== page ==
Know your tools (5 Part Series)
If you've already read some of the sibling posts, you can skip straight to here.
- The basics: declaring variables
- What is it?
- Okay...but what does it do?
- What is it good for?
- When should I use something else?
- So when should I use it?
Let's begin at the beginning: variable declarations declare variables. This may seem obvious to many, but in practice we often confuse variables with values, and it is important, particularly for this conversation, that we are clear on the differences.
A variable is a binding between a name and a value. It's just a box, not the contents of the box, and the contents of the box may vary either in part or in whole (hence the term 'variable').
The kind of box you use, that is, the declarator you use to create a binding, defines the way it can be handled by your program. And so when it comes to the question of, "How should I declare my variables?" you can think of the answer in terms of finding a box for your data that is best suited to the way you need to manipulate it.
functionkeyword is not, in fact, a variable declarator, but it can create a bound identifier. I won't focus on it here; it's a bit special because it can only bind identifiers to values of a particular type (function objects), and so has a rather undisputed usage.
Why so many options? Well, the simple answer is that in the beginning, there was only
var; but languages evolve, churn happens, and features come (but rarely go).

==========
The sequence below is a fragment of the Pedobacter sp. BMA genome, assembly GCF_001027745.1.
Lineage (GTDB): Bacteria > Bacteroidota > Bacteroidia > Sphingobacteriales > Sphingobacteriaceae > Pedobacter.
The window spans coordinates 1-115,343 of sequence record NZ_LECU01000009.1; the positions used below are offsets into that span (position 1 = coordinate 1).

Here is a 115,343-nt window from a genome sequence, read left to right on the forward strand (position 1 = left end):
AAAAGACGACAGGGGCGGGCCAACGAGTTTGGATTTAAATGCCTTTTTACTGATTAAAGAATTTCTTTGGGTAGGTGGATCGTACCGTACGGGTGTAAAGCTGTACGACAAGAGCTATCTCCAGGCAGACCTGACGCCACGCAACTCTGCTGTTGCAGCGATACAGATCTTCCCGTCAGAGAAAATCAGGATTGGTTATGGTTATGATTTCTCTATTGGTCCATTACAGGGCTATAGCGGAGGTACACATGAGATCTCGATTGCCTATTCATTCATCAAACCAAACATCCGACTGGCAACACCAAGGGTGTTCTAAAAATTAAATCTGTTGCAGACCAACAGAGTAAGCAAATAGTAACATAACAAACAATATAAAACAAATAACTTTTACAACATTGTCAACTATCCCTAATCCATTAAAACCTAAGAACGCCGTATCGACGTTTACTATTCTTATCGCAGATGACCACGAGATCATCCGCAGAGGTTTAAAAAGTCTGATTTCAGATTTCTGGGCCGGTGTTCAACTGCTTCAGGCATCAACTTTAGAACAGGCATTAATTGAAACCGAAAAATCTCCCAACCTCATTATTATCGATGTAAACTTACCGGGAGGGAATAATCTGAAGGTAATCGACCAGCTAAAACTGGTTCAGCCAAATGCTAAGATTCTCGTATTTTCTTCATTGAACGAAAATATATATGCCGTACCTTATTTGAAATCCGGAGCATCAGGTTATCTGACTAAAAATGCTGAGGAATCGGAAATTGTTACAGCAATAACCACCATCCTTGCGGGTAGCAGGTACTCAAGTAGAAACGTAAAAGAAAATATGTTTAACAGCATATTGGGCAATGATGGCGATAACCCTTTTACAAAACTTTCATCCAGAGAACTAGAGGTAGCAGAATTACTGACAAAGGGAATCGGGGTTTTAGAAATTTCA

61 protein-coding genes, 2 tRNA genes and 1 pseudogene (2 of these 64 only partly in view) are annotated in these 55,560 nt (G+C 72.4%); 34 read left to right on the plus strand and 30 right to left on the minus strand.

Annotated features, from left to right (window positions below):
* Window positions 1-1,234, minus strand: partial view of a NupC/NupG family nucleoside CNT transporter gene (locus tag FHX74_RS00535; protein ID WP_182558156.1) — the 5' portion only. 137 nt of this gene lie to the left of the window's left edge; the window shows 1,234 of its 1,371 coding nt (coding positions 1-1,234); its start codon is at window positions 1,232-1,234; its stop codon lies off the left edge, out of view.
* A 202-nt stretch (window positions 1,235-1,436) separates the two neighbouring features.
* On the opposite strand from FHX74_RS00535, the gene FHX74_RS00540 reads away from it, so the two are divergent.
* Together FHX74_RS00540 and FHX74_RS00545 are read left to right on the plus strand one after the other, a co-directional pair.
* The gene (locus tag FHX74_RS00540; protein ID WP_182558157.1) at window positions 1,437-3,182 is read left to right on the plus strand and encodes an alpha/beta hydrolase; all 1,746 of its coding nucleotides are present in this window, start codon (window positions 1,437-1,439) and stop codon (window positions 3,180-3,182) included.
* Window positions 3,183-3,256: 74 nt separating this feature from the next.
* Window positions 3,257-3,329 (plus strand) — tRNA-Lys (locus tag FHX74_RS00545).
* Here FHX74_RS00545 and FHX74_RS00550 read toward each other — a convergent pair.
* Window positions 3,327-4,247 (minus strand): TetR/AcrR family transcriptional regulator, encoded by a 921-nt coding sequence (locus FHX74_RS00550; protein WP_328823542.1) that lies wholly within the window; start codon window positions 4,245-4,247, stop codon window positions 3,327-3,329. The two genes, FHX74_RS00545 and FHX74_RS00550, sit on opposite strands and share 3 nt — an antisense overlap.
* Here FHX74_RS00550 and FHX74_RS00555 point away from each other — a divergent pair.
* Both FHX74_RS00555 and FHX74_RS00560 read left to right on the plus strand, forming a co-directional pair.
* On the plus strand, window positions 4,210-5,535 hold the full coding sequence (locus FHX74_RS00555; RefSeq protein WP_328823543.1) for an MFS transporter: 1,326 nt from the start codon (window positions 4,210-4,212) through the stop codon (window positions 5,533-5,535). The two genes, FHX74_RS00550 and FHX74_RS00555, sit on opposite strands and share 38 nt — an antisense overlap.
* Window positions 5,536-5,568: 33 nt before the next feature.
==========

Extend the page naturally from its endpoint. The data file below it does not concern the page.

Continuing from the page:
One of the most useful features in recent years was the addition of block scoping to the ECMAScript 2015 Language specification (a.k.a. ES6), and with it came new tools for working with the new type of scope.
In this post, we'll dive into the behavior of one of these new block-scope tools:
But it would be rather useless without the ability to declare variables which exist only within these 'blocks' of scope.
let...declarations define variables that are scoped to the running execution context's LexicalEnvironment. The variables are created when their containing Lexical Environment is instantiated but may not be accessed in any way until the variable's LexicalBinding is evaluated. A variable defined by a LexicalBinding with an Initializer is assigned the value of its Initializer's AssignmentExpression when the LexicalBinding is evaluated, not when the variable is created. If a LexicalBinding in a
letdeclaration does not have an Initializer the variable is assigned the value
undefinedwhen the LexicalBinding is evaluated.
Translation? 🤨 Let's learn by doing.
let, as its name so aptly denotes, names a variable and lets me use it.
During compilation, that variable is
- scoped to the nearest enclosing lexical environment (i.e. a block, a function, or the global object) and
- created but not initialized during the instantiation of that scope
💡 You might come across the term "variable hoisting" in your JS travels: it refers to this 'lifting' behavior of the JS compiler with respect to creating variables during instantiation of the scope itself. All declarators hoist their variables, but the accessibility of those variables varies with the tool you use.
At run-time, references to my variable are evaluated and manipulated.
undefined😓 The term "not defined," in this context, should really be "not declared."
A run-time reference to a variable declared with
let is not valid unless it occurs after the variable declaration, with respect to the current flow of execution, not necessarily the "physical" location of the declaration in my code. For example, this is valid: